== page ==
Mornings with Children | Day 26

DAY 26


Last night Jade and I were surrounded by friends, a large group of us sitting in a circle in a living room discussing and analyzing what the word “trust” meant.  Yes, we all know what it means, we all know what the definition is, but what does it mean to put complete trust in someone ie your spouse?  Why do you trust them so implicitly and without question?  How have you gotten to this point emotionally and mentally?  How could you reclaim it if it were ever lost?  Etc, etc, on and on.  Now, it should probably be stated that this was not just standard Monday evening fair over crumpets and green tea.

We’re in, what our church refers to as, a Connect Group.  It’s a weekly… meeting??… where people get together to discuss a preset curriculum.  It’s actually pretty awesome because sometimes there actually is crumpets and green tea.  Last night there was chocolate fondue.  There was chocolate fondue!  Rory stood at the kitchen table begging for fruit and I just kept thinking… maybe I could just dip this strawberry in and give him a taste… but no.  That would be unwise.  He would never look at fruit the same way again.

“Trust me.  I’m withholding this pot of bubbling dark chocolate for your own sake,” I tell him.  “Here’s a strawberry.  Go find a drum and beat it.”

Back in the room I quickly realize that I haven’t done our weekly reading.  I’m such a numbskull!  Everyone is sitting around talking about “trust this” and “trust that” and I’m like, “Trust is nice.  Trust is one of those things that… that… it’s like… nice,” and I can feel all of their eyes peering into me; all five couples.  All ten sets of irises.  All twenty-two retinas, cones and rods and all, and I’m sure the whole time my wife is like, “What on Earth is this old fool rambling on about now?  Trust is nice?  Yeah, so are olives you nincompoop.  Get to the point.”

I look into the center of the circle that we’re all creating with our chairs and I see Quinn standing alone at a short table.  She’s real tiny so it only comes up to about chest high on her.  She’s slowly perusing a box of Crayola’s, pulling out one crayon at a time, examining it’s visual flavor and then scribbling slowly and deliberately onto a piece of paper that has a dog with huge eyes drawn onto it.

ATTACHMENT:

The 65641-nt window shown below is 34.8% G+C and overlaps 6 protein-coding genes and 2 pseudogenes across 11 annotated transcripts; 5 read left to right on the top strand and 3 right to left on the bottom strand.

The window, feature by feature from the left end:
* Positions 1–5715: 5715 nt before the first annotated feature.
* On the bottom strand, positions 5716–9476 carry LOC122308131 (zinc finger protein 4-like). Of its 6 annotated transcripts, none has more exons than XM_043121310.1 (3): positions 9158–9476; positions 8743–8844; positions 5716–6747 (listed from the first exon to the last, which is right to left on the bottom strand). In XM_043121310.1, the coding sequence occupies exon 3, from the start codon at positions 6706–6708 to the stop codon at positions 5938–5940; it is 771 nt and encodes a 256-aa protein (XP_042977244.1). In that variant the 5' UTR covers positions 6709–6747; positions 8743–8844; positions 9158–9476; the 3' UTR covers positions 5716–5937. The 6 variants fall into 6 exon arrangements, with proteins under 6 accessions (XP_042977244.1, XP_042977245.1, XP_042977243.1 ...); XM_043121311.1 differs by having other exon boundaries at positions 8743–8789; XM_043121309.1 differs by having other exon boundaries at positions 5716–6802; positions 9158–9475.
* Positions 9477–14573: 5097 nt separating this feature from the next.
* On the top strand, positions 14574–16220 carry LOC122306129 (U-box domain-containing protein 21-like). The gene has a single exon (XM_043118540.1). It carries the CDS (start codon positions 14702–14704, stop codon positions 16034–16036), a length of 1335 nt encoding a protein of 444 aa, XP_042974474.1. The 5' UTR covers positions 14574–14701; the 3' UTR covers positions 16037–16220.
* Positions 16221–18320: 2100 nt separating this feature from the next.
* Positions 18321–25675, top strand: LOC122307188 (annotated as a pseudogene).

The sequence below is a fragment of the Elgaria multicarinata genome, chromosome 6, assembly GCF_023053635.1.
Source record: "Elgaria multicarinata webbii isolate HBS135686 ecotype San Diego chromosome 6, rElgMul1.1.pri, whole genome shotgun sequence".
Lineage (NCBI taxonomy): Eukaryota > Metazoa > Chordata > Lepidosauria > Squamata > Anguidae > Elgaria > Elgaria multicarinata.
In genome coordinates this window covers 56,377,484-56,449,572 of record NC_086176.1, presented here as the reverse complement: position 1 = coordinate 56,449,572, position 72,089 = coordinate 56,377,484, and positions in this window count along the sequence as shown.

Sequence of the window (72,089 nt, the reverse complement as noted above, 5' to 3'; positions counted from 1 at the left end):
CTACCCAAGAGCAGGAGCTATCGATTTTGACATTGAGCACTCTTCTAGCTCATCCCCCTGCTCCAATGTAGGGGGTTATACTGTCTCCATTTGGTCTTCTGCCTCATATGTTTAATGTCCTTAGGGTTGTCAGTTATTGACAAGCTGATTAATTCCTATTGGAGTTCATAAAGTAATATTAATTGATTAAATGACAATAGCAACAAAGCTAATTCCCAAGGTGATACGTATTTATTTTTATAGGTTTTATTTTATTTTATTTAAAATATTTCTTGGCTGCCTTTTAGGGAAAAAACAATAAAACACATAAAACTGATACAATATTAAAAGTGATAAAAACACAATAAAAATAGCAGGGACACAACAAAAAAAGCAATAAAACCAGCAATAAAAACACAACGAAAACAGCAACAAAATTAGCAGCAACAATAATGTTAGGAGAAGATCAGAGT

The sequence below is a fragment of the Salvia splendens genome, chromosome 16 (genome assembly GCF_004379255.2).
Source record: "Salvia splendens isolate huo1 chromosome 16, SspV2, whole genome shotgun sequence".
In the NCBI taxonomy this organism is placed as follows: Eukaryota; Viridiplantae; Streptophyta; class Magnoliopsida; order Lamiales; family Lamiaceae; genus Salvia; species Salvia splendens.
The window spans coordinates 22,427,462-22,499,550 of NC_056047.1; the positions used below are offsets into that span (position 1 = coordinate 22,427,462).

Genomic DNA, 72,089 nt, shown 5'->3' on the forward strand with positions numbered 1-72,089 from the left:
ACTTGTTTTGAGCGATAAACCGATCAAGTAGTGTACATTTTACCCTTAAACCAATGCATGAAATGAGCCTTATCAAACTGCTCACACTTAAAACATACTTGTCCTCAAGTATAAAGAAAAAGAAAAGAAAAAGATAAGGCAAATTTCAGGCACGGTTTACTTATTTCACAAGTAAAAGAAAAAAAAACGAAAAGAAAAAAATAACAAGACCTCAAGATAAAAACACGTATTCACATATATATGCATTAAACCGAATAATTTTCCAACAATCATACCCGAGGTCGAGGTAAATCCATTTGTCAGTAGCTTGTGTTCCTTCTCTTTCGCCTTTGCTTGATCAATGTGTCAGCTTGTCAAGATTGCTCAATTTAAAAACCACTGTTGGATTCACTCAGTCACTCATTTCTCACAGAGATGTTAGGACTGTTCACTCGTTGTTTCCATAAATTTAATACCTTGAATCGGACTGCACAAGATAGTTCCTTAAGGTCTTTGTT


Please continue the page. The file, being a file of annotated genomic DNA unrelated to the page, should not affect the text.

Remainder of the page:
She’s not staying inside the lines but I’m amazed at how delicate each movement is.  It’s clear that she doesn’t understand what the purpose of the coloring book page is.  She doesn’t understand that you’re supposed to color IN the picture, the concept escapes her… but it doesn’t matter.  She just colors and she’s probably having more fun than someone concerned with messing up the photocopied page.

She picks up Ruby Red and looks at it.  Decides against it and puts it down.  She picks up Forest Green, scribbles over the dogs eyes and nose, covering him in what looks like canine mucus dripping from his orifices.  She picks up Mellow Magenta and Serene Indigo and Foxy Gold.  She colors with Eggshell White, Midnight Black and Purgatory Grey.  She selects and discards Raw Hamburger Pink and I-Don’t-Brush-My-Teeth Brown and Jade Sea which I’m not entirely certain is actually a shade of green or a shade of blue or some hue resting in the middle.  She scrawls in huge sweeping arcs and tiny, minute pecks, creating something that Jackson Pollock would certainly call art.  It’s definitely something I would frame.

Fueled by her self loathing, she continues on, foraging new colors, blending the wax to the paper until… she is simply unsatisfied.  “This is the worst piece of work anyone has ever created!” she seems to scream as she silently throws the page from the table and grabs a new paper; this one portraying a picture of a smiling lion.  She picks up Fear Onyx – the blackest black crayon I have ever seen – and makes one single solitary mark on his mane before throwing that sheet of paper to the ground as well.  I’m sure she’s thinking something like, “Fear Onyx!?  Who would use black on a lion!  It makes no sense!  It makes all sense!  I am horrible!  I am genius!  I am nothing!  I shall start anew!” she picks up another sheet; this one a parrot that has been previously colored and abandoned by another child.  Quinn takes the tattered remnants as something of a challenge.  She picks up her box of 72 crayons, her Pallet of Creation, inhales deeply, sticks her hand in and–